He was nailed in Edmonton by Oilers defenseman Eric Gryba. The hit in the corner came at 13:57 of the opening period.

Video replays show Gryba sandwiched Weal hard on the boards with Weal striking his head and right shoulder, then falling to the ice. Actually, Gryba hit him earlier in the period as well, but it was the second hit that seemed to go the most damage. 

Weal said both he and trainer Jim McCrossin agreed it was better to not return to the game after the second hit.

“He kind of drove me in pretty good there,” Weal said. “It’s a hockey play, though. Not much you can do.” 

The Flyers are being cautious with the head injury.

Coach Dave Hakstol was vague as to when Weal would re-enter the lineup. Weal had just been called up last week to replace Travis Konecny, who was placed on IR.

“I feel good,” said Weal, who took extra practice on Tuesday. “It definitely has been progressing every day. ... I’m day-to-day and as soon as I’m ready to go, I’m ready to go.

“It’s one of those injuries you just have to take your time with. I think when I feel I’m ready to play, I’ll be in.

“It’s frustrating. But it’s part of the game. With these injuries, it’s tougher than if it was, say your finger or your shin or something where you could put ice on it and get it better. You just have to treat it right and get back as quick as I can.”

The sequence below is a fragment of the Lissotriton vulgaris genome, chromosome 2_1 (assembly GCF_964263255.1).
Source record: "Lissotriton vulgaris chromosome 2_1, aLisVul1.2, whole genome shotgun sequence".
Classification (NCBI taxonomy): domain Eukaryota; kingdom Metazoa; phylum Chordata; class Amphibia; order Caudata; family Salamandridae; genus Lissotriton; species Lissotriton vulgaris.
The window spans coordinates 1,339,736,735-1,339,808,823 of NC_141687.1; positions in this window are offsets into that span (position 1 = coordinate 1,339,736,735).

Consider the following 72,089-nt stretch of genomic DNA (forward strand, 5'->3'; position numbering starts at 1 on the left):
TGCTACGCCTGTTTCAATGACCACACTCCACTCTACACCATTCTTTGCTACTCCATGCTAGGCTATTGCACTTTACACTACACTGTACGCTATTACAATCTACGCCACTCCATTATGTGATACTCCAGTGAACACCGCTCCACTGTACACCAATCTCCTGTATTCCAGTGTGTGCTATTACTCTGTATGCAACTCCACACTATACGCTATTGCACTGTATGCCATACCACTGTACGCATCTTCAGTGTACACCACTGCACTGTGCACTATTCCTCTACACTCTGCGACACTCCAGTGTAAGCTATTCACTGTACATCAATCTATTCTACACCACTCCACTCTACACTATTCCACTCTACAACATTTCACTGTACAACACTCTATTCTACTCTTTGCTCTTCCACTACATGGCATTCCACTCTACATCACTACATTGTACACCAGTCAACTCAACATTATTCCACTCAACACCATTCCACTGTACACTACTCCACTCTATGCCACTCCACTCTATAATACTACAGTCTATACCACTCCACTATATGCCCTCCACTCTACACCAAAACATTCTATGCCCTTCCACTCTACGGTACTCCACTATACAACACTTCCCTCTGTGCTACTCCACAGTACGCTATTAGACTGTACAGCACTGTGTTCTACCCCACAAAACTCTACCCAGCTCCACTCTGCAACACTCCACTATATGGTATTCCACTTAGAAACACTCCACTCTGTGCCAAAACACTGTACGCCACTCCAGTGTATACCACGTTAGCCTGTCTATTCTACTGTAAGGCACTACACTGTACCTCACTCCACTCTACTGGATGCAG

Gudas’ departure
Defenseman Radko Gudas left early during what was a brief but long-delayed 45-minute practice on Tuesday.

What was noteworthy about Gudas’ departure, however, was that he picked up his gear and headed back to the dressing room while both trainers remained on the bench.

So he wasn’t injured.

Immediate speculation was that he might have been traded. An hour later, general manager Ron Hextall announced Gudas had had a dentist appointment to fix a broken tooth, incurred during the recent road trip.

Needless to say, Gudas’ leaving blew up Twitter with trade rumors.

Lower, lower body
Jake Voracek took a shot below the belt and couldn't stand for a few minutes near the end of practice. He remained in obvious pain in the dressing room and did not talk … as if he could. 

Michael Del Zotto on trade watch as NHL deadline nears

Michael Del Zotto on trade watch as NHL deadline nears

VOORHEES, N.J. — Michael Del Zotto knows the score.

With the NHL trade deadline just a week away, this can be a very uncomfortable time of year for an unrestricted free-agent-to-be.

Players who are expecting a pay day on a club where there are at least two or three younger and far less expensive rookies anticipating a promotion, know what that implies.

They’re on trade watch.

“It happens every year,” Del Zotto said. “It’s not like it’s the first time. I’ve been traded before. It is what it is. It’s a business.